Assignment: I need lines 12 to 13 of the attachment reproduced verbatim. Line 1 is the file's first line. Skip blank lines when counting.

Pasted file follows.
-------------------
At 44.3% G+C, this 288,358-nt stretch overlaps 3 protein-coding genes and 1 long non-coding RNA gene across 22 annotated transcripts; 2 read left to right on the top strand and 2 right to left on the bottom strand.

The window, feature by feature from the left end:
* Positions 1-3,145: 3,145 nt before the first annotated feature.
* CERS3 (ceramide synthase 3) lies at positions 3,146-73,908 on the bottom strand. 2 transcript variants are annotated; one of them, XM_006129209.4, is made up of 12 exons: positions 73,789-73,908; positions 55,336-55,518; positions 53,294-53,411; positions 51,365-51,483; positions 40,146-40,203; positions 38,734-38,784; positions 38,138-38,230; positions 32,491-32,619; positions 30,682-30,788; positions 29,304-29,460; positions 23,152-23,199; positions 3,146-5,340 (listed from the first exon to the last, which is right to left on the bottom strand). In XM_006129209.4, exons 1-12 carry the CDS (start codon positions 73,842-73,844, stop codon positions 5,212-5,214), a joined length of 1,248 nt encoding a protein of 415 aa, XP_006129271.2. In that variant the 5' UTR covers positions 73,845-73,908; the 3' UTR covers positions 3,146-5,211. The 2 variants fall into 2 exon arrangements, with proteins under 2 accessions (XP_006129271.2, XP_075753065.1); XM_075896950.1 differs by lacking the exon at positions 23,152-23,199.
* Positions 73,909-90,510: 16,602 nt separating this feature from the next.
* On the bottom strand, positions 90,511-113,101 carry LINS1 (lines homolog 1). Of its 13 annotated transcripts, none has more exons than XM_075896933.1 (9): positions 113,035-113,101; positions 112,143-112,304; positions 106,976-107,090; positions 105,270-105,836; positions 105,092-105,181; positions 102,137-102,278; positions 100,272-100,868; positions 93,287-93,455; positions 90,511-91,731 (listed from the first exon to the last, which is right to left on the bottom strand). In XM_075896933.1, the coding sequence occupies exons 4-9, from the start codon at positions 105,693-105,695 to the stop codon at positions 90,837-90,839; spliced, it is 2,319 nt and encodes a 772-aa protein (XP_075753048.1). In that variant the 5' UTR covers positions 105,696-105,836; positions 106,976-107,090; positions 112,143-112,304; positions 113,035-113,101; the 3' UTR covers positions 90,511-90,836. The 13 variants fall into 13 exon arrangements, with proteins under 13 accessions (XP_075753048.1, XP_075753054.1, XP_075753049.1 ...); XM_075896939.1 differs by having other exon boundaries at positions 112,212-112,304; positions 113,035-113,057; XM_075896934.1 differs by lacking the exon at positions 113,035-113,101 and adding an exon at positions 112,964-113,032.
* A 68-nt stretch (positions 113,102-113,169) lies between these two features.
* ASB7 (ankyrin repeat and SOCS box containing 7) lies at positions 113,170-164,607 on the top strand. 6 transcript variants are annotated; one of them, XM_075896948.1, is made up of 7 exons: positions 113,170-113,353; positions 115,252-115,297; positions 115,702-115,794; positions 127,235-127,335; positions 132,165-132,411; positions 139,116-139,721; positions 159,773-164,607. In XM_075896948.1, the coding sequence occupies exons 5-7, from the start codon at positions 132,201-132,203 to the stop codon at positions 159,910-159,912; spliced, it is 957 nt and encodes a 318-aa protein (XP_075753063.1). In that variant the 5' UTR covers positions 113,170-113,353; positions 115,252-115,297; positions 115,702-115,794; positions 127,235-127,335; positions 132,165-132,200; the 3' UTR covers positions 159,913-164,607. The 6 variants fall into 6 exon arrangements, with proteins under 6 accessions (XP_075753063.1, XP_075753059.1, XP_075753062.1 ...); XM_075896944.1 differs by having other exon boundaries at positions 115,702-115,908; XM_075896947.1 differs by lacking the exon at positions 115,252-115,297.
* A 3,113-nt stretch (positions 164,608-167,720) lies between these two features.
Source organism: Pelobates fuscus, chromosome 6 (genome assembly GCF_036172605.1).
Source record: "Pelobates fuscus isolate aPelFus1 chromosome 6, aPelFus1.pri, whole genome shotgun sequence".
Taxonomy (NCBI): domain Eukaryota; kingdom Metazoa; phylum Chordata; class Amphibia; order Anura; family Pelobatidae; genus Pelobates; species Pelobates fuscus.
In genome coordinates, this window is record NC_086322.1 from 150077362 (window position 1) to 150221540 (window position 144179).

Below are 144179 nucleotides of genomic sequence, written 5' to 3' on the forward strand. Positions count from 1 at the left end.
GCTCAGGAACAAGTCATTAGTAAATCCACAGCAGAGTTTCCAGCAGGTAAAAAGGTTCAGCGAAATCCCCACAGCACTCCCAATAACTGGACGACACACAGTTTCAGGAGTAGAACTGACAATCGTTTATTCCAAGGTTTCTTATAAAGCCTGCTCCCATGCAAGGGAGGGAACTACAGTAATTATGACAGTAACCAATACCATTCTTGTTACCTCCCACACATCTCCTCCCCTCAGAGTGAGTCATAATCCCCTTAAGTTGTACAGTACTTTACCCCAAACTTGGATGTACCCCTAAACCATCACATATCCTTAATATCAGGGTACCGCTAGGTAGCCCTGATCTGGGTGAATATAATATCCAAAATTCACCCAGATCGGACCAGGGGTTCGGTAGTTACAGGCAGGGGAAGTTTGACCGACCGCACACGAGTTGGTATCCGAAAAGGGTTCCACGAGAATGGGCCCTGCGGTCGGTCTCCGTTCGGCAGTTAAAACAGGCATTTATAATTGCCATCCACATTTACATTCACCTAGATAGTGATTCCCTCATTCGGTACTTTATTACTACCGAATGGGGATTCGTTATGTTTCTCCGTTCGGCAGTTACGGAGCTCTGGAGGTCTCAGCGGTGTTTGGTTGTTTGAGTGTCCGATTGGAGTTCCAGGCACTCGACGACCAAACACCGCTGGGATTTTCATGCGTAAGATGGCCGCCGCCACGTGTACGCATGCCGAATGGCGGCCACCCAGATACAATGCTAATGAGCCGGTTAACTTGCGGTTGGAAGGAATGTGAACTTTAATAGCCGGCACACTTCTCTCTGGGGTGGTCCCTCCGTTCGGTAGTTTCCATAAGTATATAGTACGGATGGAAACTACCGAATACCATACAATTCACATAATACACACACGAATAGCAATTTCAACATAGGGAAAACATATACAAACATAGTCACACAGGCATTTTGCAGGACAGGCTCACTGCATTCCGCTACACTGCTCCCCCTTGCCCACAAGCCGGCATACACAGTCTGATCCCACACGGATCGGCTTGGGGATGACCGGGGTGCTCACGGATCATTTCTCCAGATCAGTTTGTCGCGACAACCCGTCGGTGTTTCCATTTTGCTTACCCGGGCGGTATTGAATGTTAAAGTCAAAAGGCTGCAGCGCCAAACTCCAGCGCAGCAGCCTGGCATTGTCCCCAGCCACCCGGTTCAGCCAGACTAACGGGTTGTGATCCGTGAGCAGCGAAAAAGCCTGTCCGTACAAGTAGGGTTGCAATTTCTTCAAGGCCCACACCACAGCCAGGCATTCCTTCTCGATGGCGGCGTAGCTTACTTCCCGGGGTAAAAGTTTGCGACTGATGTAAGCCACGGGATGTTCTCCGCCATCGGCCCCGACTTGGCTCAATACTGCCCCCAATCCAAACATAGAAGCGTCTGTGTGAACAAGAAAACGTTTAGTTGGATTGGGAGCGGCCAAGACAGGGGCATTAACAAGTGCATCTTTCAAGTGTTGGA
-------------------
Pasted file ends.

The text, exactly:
Taxonomy (NCBI): domain Eukaryota; kingdom Metazoa; phylum Chordata; class Amphibia; order Anura; family Pelobatidae; genus Pelobates; species Pelobates fuscus.
In genome coordinates, this window is record NC_086322.1 from 150077362 (window position 1) to 150221540 (window position 144179).